The cardiologists at AdvaCardio, in Houston and The Woodlands, Texas, use stress testing to gauge how well your heart functions under physical stress or exercise. It’s used to help diagnose heart disease and to evaluate the success of treatment you’re undergoing for coronary artery disease, heart arrhythmias, and other cardiac issues. For comprehensive cardiac care that includes nuclear stress tests, call AdvaCardio today to make an appointment, or use their online scheduling service.
Dress comfortably for your stress test and expect to sweat a bit since the point of the study is to see how well your heart works during exercise.
Before you start the test, a nurse or technician attaches sticky patches (electrodes) to specific locations on your chest, legs, and arms. These patches are connected to a machine (electrocardiogram or ECG) that records your heart’s electrical signals during the test, feeds them to a computer monitor, and prints them as a graph on a strip of paper.
Your provider checks the ECG readout to determine whether your heart’s rhythm and activity are normal. You also wear a blood pressure cuff that tracks your pressure throughout the study. When it’s time to start, you begin walking slowly on a treadmill or pedaling a stationary bike. The speed and the treadmill incline or pedal resistance on the bike progressively increases during the test. This increases your exertion level and makes your heart work harder.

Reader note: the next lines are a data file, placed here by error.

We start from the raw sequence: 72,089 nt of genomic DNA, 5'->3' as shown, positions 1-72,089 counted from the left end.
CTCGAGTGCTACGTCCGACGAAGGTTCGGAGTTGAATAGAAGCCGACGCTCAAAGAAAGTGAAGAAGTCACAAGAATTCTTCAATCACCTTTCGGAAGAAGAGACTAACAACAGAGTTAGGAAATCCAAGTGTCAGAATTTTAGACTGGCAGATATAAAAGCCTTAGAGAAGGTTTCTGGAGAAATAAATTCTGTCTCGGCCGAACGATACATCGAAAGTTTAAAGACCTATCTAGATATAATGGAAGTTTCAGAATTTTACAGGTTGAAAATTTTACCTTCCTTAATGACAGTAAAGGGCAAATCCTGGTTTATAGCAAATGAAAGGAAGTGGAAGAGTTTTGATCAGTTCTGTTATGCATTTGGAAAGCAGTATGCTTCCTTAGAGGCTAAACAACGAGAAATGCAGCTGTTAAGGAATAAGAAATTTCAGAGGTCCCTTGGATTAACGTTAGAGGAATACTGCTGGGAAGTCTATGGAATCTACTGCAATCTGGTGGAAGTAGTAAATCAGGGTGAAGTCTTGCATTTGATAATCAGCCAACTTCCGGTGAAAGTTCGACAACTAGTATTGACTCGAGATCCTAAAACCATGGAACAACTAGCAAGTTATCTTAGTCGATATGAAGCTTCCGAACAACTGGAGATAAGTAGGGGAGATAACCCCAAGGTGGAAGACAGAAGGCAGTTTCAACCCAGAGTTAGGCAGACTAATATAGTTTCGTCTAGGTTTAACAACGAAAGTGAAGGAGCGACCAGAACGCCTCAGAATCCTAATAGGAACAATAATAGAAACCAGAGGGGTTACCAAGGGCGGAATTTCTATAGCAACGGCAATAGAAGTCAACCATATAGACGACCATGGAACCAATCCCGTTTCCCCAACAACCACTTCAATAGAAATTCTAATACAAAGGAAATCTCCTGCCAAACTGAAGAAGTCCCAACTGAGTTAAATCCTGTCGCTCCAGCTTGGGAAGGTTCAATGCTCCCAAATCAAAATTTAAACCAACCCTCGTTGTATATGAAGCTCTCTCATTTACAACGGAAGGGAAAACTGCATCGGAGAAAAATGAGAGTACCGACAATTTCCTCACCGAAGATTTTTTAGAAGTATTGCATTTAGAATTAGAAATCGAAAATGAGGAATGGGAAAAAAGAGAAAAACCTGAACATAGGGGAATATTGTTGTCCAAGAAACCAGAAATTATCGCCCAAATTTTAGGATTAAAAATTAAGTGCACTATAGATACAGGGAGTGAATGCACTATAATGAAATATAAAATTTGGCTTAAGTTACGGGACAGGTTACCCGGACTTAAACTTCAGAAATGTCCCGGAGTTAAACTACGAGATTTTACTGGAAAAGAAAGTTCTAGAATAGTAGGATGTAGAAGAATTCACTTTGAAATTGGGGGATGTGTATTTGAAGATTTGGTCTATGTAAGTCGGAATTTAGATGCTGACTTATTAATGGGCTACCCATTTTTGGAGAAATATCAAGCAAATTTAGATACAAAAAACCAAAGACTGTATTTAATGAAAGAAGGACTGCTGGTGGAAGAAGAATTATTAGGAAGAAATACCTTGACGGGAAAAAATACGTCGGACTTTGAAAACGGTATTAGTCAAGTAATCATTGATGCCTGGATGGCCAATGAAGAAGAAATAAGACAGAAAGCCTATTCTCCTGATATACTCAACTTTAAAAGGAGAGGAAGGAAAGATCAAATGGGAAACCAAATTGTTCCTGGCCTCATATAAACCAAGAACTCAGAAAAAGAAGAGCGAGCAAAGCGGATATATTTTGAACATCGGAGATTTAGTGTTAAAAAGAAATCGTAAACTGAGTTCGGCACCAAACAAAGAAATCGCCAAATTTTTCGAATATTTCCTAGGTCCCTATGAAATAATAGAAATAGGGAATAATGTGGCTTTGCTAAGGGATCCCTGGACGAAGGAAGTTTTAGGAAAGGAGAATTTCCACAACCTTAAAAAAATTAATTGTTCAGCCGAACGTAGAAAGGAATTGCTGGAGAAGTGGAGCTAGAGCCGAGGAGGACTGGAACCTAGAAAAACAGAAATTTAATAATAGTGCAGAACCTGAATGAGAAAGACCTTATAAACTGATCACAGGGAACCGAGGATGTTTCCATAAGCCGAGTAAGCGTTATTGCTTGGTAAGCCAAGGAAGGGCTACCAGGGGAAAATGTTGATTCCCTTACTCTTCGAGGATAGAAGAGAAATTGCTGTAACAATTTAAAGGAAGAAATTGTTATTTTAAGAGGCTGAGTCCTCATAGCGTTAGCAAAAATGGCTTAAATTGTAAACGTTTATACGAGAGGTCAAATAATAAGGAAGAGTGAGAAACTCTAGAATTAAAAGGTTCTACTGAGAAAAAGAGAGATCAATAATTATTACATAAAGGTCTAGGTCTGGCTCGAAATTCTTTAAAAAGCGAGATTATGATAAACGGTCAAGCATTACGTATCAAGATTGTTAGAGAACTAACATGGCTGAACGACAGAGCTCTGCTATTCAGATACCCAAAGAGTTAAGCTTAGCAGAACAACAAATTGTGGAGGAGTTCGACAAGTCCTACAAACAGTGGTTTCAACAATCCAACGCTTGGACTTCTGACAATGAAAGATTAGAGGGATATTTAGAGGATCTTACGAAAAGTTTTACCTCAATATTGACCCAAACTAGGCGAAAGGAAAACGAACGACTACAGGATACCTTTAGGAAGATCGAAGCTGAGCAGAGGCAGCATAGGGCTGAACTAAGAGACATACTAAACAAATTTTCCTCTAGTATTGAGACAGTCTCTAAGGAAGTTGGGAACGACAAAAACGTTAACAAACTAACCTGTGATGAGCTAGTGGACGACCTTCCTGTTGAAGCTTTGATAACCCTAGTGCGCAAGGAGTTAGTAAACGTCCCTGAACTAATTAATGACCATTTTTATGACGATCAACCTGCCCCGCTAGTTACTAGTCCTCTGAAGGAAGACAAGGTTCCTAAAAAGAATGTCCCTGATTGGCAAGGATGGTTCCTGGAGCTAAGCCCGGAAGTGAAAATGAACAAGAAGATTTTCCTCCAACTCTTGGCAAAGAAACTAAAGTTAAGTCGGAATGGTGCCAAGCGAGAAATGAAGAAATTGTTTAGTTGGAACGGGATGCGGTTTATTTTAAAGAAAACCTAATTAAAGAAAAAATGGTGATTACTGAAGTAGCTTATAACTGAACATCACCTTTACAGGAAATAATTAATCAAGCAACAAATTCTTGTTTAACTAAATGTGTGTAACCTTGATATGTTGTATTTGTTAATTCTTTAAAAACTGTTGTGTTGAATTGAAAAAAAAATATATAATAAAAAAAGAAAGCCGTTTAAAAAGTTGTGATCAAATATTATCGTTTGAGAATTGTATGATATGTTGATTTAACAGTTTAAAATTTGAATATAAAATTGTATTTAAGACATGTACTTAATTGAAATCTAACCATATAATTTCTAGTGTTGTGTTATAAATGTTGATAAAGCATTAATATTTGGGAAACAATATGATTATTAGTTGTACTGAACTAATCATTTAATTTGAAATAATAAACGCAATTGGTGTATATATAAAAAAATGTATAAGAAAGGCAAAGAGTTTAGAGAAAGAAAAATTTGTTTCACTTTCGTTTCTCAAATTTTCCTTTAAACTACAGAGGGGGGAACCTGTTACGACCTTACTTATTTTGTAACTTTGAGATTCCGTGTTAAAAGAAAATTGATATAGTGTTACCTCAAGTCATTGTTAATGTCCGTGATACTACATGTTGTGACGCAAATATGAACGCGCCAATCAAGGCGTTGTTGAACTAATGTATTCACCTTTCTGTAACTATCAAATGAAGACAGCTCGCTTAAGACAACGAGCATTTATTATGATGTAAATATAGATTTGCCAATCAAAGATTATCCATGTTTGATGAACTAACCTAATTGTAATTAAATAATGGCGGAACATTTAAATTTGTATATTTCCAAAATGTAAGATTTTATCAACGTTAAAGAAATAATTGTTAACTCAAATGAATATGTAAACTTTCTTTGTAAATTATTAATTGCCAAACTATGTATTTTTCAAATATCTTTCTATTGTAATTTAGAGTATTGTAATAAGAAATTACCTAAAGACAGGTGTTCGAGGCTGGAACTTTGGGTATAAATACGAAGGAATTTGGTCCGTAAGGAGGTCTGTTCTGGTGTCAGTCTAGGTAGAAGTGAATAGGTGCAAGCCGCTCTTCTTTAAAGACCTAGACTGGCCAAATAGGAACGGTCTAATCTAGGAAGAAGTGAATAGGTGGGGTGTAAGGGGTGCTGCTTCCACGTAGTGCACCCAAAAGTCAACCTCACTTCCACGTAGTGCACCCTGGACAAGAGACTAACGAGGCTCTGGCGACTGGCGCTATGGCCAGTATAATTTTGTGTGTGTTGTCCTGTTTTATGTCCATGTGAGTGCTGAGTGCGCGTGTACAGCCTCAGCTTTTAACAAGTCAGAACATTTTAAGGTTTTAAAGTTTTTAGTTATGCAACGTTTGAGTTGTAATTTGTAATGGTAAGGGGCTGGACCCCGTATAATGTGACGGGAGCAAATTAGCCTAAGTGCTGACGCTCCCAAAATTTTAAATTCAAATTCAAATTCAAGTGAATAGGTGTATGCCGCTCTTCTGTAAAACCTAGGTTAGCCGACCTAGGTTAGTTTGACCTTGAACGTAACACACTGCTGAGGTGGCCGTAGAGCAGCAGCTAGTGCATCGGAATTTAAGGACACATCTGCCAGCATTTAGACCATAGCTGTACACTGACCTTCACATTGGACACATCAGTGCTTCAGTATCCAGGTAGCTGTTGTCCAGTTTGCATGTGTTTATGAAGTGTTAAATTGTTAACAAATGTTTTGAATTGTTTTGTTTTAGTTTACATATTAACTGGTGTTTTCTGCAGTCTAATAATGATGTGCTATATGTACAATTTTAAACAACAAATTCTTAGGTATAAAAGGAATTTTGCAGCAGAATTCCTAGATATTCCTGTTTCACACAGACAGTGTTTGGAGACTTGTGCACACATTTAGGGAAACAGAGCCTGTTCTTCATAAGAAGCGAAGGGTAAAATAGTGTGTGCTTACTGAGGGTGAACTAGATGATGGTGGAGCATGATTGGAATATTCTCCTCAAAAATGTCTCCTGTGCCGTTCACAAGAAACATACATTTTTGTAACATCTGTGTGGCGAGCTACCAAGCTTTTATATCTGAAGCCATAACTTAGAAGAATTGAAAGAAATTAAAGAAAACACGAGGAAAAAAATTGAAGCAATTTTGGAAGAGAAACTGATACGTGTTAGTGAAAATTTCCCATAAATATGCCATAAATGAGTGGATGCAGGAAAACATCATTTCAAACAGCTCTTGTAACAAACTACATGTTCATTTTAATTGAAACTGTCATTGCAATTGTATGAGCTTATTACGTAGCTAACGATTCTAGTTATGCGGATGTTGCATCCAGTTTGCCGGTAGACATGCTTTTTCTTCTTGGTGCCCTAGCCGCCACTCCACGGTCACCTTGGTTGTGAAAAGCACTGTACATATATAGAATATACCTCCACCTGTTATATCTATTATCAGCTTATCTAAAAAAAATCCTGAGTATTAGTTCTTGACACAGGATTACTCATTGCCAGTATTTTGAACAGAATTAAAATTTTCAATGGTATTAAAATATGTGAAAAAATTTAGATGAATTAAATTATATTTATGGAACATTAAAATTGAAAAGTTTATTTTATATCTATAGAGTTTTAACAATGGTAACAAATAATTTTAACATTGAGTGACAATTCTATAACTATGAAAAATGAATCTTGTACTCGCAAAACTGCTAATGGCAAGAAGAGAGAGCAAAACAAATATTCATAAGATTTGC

Depending on the type of stress test you’re undergoing, the full procedure can take a couple of hours. The actual exercise portion of the test typically lasts 10-15 minutes.
You essentially continue exercising until your heart rate reaches the target rate your doctor decided on before the test started. You or your doctor may stop the test sooner if you experience:
If you’re unable to exercise to the point of “stressing” your heart, your doctor can provide medication that increases your heart rate and otherwise mimics what you would experience during exercise.
A nuclear exercise stress test involves all the actions of a traditional cardiac stress test but adds an extra diagnostic dimension. A very small quantity of radioactive substance is injected into your bloodstream that helps your blood flow “light up” as it passes through your arteries and heart. A special camera (gamma camera) produces computer images of your heart in action. This gives your cardiologist a clear view of how your blood flows through your heart at rest and during exercise.